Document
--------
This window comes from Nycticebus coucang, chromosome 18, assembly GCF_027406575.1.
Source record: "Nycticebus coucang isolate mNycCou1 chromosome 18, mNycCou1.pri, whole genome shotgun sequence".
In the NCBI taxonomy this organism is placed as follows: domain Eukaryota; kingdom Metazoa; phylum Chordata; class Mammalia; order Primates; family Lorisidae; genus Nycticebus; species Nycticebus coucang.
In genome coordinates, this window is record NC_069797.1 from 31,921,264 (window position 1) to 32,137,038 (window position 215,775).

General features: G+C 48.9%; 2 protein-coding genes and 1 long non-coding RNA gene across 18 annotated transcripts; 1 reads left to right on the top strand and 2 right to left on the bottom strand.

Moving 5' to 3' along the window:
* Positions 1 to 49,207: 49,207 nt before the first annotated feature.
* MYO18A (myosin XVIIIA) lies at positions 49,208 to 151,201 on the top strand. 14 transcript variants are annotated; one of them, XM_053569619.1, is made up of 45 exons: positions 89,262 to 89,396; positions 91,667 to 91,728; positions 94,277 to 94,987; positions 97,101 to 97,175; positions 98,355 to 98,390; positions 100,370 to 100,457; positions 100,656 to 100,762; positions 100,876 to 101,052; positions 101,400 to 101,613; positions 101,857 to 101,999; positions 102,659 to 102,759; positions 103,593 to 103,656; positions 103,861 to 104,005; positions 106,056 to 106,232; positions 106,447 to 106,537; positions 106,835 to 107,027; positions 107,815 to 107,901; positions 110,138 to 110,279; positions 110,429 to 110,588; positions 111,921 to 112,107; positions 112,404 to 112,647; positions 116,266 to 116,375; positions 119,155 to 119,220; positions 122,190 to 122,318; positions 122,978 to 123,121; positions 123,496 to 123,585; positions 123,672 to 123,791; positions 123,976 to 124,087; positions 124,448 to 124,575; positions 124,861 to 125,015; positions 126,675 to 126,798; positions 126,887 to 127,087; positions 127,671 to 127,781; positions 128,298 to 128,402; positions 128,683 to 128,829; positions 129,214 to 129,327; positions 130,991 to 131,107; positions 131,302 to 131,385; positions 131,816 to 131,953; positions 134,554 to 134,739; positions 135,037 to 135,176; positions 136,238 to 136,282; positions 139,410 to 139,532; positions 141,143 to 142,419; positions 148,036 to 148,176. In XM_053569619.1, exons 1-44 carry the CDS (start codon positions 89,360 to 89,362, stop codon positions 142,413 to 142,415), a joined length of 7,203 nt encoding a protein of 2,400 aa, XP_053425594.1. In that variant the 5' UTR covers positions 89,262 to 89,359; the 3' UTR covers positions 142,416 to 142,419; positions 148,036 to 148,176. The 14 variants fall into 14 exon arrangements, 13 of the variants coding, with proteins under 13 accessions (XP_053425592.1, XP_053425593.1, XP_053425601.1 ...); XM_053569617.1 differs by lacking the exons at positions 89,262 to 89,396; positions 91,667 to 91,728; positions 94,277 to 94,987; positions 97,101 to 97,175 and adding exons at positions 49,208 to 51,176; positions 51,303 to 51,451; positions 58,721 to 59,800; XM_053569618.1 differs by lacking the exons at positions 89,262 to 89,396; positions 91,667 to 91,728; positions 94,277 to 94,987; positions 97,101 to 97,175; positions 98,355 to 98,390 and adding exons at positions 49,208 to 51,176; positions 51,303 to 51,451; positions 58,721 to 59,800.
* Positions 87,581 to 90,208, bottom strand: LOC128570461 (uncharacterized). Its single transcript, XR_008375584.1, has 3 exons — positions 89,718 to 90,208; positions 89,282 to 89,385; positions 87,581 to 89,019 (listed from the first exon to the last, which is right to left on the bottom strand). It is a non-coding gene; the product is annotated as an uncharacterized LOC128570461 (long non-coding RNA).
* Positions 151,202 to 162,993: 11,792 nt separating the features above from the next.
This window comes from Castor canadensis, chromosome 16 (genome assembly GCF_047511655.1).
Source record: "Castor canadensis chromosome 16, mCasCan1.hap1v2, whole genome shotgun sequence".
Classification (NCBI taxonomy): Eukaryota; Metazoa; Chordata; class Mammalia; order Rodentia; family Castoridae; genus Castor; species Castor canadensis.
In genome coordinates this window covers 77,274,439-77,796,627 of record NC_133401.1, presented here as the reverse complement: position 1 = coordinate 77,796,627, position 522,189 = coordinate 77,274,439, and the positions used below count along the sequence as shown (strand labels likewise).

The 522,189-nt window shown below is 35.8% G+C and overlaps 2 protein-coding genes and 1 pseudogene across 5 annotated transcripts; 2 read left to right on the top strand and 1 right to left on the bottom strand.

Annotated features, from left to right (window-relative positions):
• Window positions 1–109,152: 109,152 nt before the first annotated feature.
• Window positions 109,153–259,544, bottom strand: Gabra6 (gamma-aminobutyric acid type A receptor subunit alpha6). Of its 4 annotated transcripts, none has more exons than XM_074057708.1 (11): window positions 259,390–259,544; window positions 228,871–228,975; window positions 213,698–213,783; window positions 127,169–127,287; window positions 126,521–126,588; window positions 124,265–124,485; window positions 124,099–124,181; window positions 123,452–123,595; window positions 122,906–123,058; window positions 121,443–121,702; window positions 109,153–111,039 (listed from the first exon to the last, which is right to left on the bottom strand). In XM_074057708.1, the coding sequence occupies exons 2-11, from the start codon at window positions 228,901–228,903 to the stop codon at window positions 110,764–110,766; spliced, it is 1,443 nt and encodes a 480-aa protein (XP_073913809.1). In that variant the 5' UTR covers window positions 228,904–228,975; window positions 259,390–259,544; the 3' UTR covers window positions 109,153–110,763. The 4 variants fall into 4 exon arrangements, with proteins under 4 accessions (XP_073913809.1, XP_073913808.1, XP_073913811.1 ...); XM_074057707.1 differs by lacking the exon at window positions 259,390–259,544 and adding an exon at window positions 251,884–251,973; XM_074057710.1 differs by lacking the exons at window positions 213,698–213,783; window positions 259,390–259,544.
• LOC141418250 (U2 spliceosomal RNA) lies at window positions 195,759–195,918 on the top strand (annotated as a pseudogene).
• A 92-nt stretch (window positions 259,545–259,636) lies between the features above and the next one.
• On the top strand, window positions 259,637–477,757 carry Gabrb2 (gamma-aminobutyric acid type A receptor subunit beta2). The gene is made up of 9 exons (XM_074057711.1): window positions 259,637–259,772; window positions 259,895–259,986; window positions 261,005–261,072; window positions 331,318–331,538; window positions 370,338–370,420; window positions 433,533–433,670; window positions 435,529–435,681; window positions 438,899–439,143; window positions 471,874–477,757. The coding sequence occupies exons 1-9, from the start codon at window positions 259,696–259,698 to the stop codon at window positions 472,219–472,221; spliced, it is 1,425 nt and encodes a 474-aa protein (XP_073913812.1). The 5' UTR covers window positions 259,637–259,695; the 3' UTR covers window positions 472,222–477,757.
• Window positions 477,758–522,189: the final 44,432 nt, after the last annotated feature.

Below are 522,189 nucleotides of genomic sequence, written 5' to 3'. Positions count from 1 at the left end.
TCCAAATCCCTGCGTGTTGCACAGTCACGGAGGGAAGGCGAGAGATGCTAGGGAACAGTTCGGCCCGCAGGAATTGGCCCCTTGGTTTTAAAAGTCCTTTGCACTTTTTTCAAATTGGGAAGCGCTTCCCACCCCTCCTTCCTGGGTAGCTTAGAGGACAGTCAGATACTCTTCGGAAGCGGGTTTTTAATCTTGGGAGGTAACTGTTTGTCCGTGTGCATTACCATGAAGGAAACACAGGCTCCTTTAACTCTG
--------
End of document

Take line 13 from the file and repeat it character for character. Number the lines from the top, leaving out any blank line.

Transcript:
Classification (NCBI taxonomy): Eukaryota; Metazoa; Chordata; class Mammalia; order Rodentia; family Castoridae; genus Castor; species Castor canadensis.